Five candidates have announced a run for leader of the Alternative.

By far the most prominent of them is Franciska Rosenkilde, the current Mayor of Culture and Leisure in Copenhagen. Rosenkilde was elected a Copenhagen councillor in 2017 with 1 893 personal votes, and after Niko Grünfeld had to resign in 2018, she was chosen as the party's new Mayor of Culture and Leisure.
Another candidate who is slightly known is Troels Jakobsen; the former head of the Alternative Copenhagen association. While many Alternative candidates focus on green issues, he has focused most on his attention on job centers. As a playwriter, he once made a play about the treatment of unemployed in job centers, and he has talked extensively about his own experiences as unemployed. However, his very outspoken style has also created some conflicts; he was criticized for his nasty campaign against the former Social Liberal Mayor of Employment and Integration, and was very scornful of the Alternative party leadership, when they chose the Culture mayorship over the Employment and Integration one. Jakobsen was a candidate for councillor in Copenhagen in 2017, winning 754 votes. It was not enough to be elected, but after a number of retirements, he will now serve the last months of the term as a Copenhagen councillor.
The three remaining candidates are Jan Kristoffersen, a Deloitte consultant, who won 2 417 votes nationwide as a European Parliament candidate in 2019, Thor Clasen Jonasen, an assistant professor in Aarhus who won 203 personal votes when running as a candidate for councillor there in 2017 and Thomas Due Nielsen, who has been a part of the local party board in Randers.

The five candidates now have to get 100 signatures from party members in order for them to finalize their candidature before the extraordinary party congress on 7 February. Rosenkilde and Jakobsen have already collected the 100 signatures, while the other three candidates have yet to reach that threshold. The former two looks like the big favourites for the party leadership, but whoever wins have a difficult job on their hands.
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Diouf
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« Reply #142 on: January 13, 2021, 03:11:21 PM »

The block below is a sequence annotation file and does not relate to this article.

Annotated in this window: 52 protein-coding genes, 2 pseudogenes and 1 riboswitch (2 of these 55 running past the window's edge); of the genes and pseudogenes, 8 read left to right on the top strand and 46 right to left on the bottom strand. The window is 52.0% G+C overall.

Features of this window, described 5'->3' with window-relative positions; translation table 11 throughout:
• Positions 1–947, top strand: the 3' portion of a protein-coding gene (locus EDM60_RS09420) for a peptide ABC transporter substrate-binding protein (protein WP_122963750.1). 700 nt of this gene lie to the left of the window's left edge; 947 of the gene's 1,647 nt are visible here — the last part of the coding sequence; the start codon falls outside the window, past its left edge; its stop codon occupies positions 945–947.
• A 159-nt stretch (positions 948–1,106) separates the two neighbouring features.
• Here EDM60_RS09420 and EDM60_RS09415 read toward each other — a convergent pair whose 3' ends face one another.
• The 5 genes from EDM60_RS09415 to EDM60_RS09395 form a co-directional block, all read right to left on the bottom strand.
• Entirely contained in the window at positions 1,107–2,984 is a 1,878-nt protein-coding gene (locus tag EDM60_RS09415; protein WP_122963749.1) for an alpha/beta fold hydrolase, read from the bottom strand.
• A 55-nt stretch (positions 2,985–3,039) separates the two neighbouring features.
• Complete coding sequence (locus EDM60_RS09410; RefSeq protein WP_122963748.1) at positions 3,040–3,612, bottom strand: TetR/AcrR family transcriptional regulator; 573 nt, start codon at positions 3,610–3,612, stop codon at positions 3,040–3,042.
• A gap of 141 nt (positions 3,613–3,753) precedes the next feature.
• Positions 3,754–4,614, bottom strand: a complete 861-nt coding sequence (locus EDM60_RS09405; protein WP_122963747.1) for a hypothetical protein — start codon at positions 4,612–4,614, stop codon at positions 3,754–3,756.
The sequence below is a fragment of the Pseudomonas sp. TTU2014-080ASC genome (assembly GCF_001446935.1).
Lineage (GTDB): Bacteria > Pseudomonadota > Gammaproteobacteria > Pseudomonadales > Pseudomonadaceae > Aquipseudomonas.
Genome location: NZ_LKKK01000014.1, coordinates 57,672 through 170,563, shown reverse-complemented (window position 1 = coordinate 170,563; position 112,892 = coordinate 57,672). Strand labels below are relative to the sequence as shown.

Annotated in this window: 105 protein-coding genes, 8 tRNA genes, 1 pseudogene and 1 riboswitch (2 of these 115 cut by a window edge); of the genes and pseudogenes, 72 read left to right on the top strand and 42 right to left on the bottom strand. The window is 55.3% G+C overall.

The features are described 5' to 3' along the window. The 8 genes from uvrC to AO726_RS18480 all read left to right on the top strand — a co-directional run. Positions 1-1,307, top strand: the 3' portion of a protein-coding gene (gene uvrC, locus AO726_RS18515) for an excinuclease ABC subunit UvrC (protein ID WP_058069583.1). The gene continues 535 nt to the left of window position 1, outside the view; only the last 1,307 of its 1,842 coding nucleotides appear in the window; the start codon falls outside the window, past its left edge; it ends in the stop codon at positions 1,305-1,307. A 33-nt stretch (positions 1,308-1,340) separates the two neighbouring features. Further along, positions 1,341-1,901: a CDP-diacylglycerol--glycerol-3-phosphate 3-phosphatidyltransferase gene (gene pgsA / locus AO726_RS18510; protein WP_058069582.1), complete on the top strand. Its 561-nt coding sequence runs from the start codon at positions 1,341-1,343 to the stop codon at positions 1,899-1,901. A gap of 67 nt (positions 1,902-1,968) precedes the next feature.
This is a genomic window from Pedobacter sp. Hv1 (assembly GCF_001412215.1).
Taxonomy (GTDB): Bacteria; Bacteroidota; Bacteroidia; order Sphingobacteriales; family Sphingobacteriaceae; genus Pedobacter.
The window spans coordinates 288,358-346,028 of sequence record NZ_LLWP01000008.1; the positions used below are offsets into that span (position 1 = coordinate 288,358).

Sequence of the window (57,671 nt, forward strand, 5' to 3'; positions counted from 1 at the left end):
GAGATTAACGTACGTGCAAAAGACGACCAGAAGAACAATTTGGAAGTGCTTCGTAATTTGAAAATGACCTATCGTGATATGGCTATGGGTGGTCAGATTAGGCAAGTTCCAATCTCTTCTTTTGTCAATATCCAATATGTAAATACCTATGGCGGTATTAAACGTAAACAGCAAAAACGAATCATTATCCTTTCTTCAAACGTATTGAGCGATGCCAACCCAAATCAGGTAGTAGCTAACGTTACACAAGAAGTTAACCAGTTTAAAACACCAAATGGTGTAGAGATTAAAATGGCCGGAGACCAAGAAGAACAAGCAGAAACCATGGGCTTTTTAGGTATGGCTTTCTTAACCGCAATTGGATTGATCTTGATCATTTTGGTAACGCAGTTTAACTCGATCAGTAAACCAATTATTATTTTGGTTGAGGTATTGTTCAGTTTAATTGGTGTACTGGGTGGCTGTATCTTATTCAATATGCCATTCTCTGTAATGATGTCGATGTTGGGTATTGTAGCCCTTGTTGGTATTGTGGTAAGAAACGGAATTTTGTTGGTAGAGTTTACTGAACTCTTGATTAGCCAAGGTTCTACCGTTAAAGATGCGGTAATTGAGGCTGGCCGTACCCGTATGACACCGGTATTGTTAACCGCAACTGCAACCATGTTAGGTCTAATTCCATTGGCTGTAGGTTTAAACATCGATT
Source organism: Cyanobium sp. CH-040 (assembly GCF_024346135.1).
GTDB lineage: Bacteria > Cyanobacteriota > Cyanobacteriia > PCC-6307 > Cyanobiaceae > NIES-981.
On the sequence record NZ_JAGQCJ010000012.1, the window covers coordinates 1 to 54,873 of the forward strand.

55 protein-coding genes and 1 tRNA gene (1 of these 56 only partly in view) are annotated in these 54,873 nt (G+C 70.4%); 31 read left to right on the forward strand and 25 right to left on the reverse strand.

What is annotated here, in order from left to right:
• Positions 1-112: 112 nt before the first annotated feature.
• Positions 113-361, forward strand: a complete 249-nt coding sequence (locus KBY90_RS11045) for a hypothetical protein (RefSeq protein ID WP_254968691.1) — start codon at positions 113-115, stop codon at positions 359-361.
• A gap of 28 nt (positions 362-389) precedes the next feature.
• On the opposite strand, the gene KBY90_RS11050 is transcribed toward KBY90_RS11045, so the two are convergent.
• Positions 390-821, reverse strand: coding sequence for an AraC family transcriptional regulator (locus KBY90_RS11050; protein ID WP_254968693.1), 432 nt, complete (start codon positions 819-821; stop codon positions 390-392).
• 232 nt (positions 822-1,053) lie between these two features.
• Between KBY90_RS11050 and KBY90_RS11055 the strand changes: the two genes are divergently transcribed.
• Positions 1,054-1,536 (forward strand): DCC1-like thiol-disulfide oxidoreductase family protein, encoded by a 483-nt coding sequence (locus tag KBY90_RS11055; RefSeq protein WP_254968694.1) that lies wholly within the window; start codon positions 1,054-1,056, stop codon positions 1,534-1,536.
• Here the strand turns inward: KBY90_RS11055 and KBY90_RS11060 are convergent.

Lars Løkke will vote against impeaching his former minister Inger Støjberg. He says" A united parliament should adopt a criticism of Støjberg and her giving wrong information to parliament, but an impeachment will set the future barrier for such cases far too low". It sounds like Social Democrats, Liberals and Conservatives could make their decision tomorrow.

Liberal Alliance leader Alex Vanopslagh is suffering from stress, so will play a lesser role in the coming months.
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« Reply #143 on: January 14, 2021, 07:29:43 AM »

In a group meeting in Venstre this morning, the party leadership has made it clear, that the party (most likely except a handful of defectors) will vote for starting an impeachment case against Støjberg. A similar message about the Social Democrats supporting the impeachment has come in a press release from Mette Frederiksen. So it looks like the impeachment is supported by a broad range of parties in the Folketing.
Støjberg herself is - with her own words - "not agreeing, disappointed, reflecting" that her chairman, Ellemann-Jensen, makes this move, but she doesn't use the word "surprised". She will now (even more) think about her political future.
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Diouf
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« Reply #144 on: January 14, 2021, 11:26:59 AM »

The Conservatives also ended up supporting impeachment, and apparently not even with freedom for individual members, so hard core Støjberg supporters Marcus Knuth and Naser Khader will apparently vote for impeaching her!
Independent Orla Østerby also for impeachment.
The Liberals is for impeachment, but has made it a free vote. 9 Liberals MPs (incl. Støjberg) will vote against impeachment. Støjberg called Ellemann's decision to go for impeachment "the biggest declaration of no confidence one can get from one's own party leader" and that she was "disappointed that it's my own leader who has invited the rest of parliament to impeach me" with reference to his public comments in the Christmas holiday. So it doesn't exactly sound like someone who would love staying in the party; it wouldn't be surprising to see her leave the party or perhaps continue to rile up the rhetoric until she is suspended or thrown out.

The timeline for the special court case will be clearer in the coming days. The expectation today seems that the court might start the case in Q3 of 2021, and then make its decision around December.